3. Regarding exceptions and limitations, it is essential to ensure flexibility with exceptions. The Vitorino report clearly indicates that any attempts to broaden the application of the private copy levy system are not only to the detriment of rights-holders and legal offers based on license agreements, but are also legally questionable and should not be supported. In particular, we believe that cloud services should not be subject to this levy – one of the main advantages of cloud services is their global nature and therefore imposing territorial/national levy systems on global services is unfeasible. The negative impact on new business models would be immediate. We also need better harmonization throughout Europe to avoid heavy private copying exception levies in some countries and “grey market” practices.

4. Our coalition believes that that any potential review of the copyright framework should not include enforcement measures as the Directive on Intellectual Property Rights Enforcement [IPRED Directive 2001/29/EC] is horizontally applicable to all IPRs and offers checks and balances for enforcement that are not present in the Copyright Directive. It ensures that the protection of IPR is balanced with fundamental freedoms and rights such as the freedom of expression, the right to a presumption of innocence, the right to a fair trial, the right to privacy, the right to the confidentiality of communications, and the right to conduct a business. Therefore, rather than issuing additional statutory measures, the focus of any initiative taken by the Commission should be directed towards correct implementation of Directives 2004/48, 2001/29 and Directive 2000/31, in order to avoid different approaches among countries.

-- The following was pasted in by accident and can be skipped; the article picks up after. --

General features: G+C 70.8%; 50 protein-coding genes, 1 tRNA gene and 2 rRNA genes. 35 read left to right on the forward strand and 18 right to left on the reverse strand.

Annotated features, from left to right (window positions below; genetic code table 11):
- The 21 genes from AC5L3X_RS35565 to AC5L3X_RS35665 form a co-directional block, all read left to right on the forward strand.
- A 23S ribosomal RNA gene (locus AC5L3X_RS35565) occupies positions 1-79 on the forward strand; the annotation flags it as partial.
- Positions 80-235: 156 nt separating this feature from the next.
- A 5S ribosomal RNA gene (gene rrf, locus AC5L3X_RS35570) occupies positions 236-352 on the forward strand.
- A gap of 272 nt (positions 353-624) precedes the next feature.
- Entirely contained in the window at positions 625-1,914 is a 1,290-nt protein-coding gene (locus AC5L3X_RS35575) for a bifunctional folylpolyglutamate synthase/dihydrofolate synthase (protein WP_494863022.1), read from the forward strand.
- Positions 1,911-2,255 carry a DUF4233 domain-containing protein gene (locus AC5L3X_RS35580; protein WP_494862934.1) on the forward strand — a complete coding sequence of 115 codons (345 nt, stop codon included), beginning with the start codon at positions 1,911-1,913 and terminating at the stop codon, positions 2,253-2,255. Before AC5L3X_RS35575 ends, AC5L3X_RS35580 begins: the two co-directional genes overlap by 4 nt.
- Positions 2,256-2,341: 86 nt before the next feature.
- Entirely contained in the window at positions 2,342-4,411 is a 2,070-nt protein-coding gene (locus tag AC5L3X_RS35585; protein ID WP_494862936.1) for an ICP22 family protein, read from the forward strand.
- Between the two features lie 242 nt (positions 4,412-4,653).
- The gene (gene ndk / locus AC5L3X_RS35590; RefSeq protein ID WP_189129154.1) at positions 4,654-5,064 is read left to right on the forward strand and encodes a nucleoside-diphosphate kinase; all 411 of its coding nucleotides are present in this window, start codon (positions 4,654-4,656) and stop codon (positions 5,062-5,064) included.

5. Single license. An eventual, optional pan-European/multi-territory license could help achieve a European Single Market. Nevertheless, if a multi-national licensing system is created, service providers active on a purely national, regional and/or local level should have the same competitive conditions as international providers.

6. Term of protection. There is no need to extend the existing terms of copyright protection. These terms already go well beyond the minimum terms of protection required by the applicable international agreements (50 years after the death of the author – art. 7.1 Berne Convention). From an economic perspective, the time span to let authors and content producers recoup an investment in the creation of works is much shorter. Therefore, any extension of the terms of copyright protection would lead to a significant reduction in the size of the public domain, a considerable source of material freely available for use in innovative projects, both commercial and non-profit making, and thereby contributing to cultural diversity. Such extension would moreover increase the costs for service providers and consumers, as the right holders enjoy an even longer period of monopoly, not even used by most of them.

Conclusion

The Digital Age has introduced new challenges to copyright law enforcement but also new opportunities. Online content is now disseminated in ways which could not have been anticipated when the current legal framework was devised and user expectations have shifted as a result. Notwithstanding the complexity of reform, we believe that it is timely to re-think the current rules. We hope that our contribution has been helpful.